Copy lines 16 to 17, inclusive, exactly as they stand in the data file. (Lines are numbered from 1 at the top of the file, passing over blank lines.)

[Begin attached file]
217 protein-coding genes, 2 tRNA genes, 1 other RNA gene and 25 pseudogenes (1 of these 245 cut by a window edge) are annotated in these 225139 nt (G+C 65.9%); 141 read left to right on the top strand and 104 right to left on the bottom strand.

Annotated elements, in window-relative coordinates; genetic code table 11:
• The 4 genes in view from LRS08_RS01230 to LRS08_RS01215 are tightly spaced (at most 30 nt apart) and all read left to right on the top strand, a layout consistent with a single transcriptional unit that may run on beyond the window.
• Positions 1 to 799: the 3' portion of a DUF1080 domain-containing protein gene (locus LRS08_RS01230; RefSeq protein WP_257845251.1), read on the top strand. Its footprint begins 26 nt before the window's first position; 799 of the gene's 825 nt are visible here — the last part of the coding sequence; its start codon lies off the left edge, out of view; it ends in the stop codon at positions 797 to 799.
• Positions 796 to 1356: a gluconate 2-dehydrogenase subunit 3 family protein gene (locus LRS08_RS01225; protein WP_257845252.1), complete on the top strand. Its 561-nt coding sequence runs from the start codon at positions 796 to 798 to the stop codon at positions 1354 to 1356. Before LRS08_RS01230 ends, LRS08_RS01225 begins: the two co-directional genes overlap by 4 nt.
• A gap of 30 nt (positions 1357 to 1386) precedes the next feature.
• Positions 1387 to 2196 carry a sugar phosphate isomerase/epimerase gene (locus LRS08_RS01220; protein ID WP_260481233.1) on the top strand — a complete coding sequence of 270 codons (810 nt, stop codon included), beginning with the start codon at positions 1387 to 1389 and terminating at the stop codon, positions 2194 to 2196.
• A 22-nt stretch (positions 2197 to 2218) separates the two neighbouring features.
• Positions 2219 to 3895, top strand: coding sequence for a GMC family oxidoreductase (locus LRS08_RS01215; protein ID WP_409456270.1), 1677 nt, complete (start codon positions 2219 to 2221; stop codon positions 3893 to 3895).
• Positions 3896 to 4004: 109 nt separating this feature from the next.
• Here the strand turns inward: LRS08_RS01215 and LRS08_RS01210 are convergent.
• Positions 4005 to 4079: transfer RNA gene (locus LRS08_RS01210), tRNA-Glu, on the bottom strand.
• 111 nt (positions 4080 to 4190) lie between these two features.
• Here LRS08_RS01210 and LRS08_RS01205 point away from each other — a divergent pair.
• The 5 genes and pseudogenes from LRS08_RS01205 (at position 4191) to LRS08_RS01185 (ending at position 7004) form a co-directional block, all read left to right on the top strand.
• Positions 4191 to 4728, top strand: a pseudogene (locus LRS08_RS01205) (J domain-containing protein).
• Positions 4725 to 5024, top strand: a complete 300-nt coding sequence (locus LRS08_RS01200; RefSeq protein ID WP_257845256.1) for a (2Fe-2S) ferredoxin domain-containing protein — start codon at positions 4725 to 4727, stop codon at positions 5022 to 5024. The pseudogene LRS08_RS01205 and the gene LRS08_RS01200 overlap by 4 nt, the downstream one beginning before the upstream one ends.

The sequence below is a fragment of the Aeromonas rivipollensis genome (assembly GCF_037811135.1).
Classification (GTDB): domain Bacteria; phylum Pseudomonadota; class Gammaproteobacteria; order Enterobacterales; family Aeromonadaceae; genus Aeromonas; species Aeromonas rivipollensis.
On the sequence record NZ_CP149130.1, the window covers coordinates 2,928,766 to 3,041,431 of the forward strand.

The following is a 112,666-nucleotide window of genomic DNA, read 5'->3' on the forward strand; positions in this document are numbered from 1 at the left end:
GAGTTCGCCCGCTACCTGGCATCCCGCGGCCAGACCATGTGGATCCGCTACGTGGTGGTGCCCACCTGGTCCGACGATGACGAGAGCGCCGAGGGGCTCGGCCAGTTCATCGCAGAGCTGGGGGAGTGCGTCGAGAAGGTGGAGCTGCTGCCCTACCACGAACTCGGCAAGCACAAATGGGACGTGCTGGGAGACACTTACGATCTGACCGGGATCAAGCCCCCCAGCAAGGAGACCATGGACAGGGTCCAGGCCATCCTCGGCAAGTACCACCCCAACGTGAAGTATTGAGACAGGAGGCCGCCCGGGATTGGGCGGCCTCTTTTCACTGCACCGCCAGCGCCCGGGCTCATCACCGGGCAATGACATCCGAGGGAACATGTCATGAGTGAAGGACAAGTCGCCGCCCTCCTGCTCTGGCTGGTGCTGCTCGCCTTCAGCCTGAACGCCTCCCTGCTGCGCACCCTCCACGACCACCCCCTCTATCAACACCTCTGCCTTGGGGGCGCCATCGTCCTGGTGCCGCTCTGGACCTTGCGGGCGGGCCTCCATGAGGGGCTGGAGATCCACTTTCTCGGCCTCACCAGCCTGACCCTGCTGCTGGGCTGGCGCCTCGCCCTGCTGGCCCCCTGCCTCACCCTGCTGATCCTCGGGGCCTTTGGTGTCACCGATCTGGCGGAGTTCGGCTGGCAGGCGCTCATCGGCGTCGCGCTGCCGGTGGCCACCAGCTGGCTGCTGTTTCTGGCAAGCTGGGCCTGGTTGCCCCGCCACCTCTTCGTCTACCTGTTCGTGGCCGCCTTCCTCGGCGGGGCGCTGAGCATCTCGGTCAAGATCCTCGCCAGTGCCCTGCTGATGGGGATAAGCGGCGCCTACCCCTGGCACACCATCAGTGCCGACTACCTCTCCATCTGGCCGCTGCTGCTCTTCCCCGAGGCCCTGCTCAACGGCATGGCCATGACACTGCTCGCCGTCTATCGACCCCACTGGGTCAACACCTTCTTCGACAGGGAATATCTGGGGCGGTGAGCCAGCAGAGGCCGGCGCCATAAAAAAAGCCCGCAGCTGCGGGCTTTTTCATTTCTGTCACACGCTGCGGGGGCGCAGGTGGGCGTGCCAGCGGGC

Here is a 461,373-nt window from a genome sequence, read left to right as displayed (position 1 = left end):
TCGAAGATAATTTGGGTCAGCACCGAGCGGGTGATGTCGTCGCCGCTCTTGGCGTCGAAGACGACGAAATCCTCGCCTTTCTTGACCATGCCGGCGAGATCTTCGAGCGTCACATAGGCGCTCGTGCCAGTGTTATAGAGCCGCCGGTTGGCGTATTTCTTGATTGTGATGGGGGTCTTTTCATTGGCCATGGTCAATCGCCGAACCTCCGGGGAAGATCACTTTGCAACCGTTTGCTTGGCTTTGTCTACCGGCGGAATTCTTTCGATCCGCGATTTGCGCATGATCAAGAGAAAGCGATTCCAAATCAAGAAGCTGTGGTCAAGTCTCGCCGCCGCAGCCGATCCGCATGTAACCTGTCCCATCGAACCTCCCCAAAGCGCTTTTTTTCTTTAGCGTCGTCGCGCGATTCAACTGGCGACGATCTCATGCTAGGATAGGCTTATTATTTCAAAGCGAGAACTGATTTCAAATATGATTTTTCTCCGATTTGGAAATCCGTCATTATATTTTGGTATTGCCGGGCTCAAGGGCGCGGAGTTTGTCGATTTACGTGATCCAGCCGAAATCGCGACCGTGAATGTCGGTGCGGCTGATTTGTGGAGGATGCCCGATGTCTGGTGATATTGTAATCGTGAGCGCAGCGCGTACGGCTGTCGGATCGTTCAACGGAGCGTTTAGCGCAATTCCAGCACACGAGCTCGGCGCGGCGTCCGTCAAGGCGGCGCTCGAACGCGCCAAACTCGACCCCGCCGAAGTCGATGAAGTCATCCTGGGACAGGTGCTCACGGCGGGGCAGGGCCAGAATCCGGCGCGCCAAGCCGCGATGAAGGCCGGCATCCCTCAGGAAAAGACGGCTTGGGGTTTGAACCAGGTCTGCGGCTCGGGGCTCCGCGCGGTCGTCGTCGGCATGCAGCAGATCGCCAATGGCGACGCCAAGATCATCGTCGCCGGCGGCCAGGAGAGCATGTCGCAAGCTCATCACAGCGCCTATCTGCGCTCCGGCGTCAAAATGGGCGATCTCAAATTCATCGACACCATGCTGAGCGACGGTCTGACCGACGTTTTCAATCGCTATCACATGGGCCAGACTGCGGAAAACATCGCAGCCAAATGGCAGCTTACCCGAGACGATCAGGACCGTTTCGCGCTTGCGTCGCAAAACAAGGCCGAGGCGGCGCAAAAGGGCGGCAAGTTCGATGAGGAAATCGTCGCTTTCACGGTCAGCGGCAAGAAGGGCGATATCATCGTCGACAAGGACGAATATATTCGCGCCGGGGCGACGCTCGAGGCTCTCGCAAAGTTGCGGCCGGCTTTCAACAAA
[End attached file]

• Positions 4191 to 4728, top strand: a pseudogene (locus LRS08_RS01205) (J domain-containing protein).
• Positions 4725 to 5024, top strand: a complete 300-nt coding sequence (locus LRS08_RS01200; RefSeq protein ID WP_257845256.1) for a (2Fe-2S) ferredoxin domain-containing protein — start codon at positions 4725 to 4727, stop codon at positions 5022 to 5024. The pseudogene LRS08_RS01205 and the gene LRS08_RS01200 overlap by 4 nt, the downstream one beginning before the upstream one ends.